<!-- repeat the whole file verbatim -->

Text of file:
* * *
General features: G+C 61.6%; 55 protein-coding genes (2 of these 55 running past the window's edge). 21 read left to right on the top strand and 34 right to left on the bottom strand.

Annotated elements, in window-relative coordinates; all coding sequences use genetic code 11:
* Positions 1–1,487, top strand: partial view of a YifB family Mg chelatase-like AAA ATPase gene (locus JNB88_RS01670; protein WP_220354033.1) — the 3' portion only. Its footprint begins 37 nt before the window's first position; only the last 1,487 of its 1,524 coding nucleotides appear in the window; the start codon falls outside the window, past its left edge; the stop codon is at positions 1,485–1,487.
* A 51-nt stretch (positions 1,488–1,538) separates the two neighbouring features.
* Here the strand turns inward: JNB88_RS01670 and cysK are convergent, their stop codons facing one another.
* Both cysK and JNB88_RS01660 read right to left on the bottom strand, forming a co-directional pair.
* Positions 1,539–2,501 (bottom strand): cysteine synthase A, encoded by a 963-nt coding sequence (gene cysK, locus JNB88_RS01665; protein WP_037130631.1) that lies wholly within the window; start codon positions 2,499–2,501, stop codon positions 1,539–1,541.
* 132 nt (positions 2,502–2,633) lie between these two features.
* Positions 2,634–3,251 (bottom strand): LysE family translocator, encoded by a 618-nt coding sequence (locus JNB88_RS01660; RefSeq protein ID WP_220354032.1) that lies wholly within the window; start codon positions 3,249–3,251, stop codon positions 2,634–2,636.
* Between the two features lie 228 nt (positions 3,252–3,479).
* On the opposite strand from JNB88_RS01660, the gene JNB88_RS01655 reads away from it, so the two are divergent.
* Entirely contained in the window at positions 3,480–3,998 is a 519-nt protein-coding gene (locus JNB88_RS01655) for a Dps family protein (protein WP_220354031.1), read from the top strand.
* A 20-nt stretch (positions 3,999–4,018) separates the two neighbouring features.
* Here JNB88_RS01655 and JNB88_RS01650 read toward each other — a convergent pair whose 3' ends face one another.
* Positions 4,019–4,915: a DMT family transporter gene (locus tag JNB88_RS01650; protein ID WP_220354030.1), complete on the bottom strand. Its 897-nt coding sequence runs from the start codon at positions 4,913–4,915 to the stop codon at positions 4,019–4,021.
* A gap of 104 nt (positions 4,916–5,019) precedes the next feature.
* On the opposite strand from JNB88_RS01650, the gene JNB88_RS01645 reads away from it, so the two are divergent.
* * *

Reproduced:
General features: G+C 61.6%; 55 protein-coding genes (2 of these 55 running past the window's edge). 21 read left to right on the top strand and 34 right to left on the bottom strand.

Annotated elements, in window-relative coordinates; all coding sequences use genetic code 11:
* Positions 1–1,487, top strand: partial view of a YifB family Mg chelatase-like AAA ATPase gene (locus JNB88_RS01670; protein WP_220354033.1) — the 3' portion only. Its footprint begins 37 nt before the window's first position; only the last 1,487 of its 1,524 coding nucleotides appear in the window; the start codon falls outside the window, past its left edge; the stop codon is at positions 1,485–1,487.
* A 51-nt stretch (positions 1,488–1,538) separates the two neighbouring features.
* Here the strand turns inward: JNB88_RS01670 and cysK are convergent, their stop codons facing one another.
* Both cysK and JNB88_RS01660 read right to left on the bottom strand, forming a co-directional pair.
* Positions 1,539–2,501 (bottom strand): cysteine synthase A, encoded by a 963-nt coding sequence (gene cysK, locus JNB88_RS01665; protein WP_037130631.1) that lies wholly within the window; start codon positions 2,499–2,501, stop codon positions 1,539–1,541.
* 132 nt (positions 2,502–2,633) lie between these two features.
* Positions 2,634–3,251 (bottom strand): LysE family translocator, encoded by a 618-nt coding sequence (locus JNB88_RS01660; RefSeq protein ID WP_220354032.1) that lies wholly within the window; start codon positions 3,249–3,251, stop codon positions 2,634–2,636.
* Between the two features lie 228 nt (positions 3,252–3,479).
* On the opposite strand from JNB88_RS01660, the gene JNB88_RS01655 reads away from it, so the two are divergent.
* Entirely contained in the window at positions 3,480–3,998 is a 519-nt protein-coding gene (locus JNB88_RS01655) for a Dps family protein (protein WP_220354031.1), read from the top strand.
* A 20-nt stretch (positions 3,999–4,018) separates the two neighbouring features.
* Here JNB88_RS01655 and JNB88_RS01650 read toward each other — a convergent pair whose 3' ends face one another.
* Positions 4,019–4,915: a DMT family transporter gene (locus tag JNB88_RS01650; protein ID WP_220354030.1), complete on the bottom strand. Its 897-nt coding sequence runs from the start codon at positions 4,913–4,915 to the stop codon at positions 4,019–4,021.
* A gap of 104 nt (positions 4,916–5,019) precedes the next feature.
* On the opposite strand from JNB88_RS01650, the gene JNB88_RS01645 reads away from it, so the two are divergent.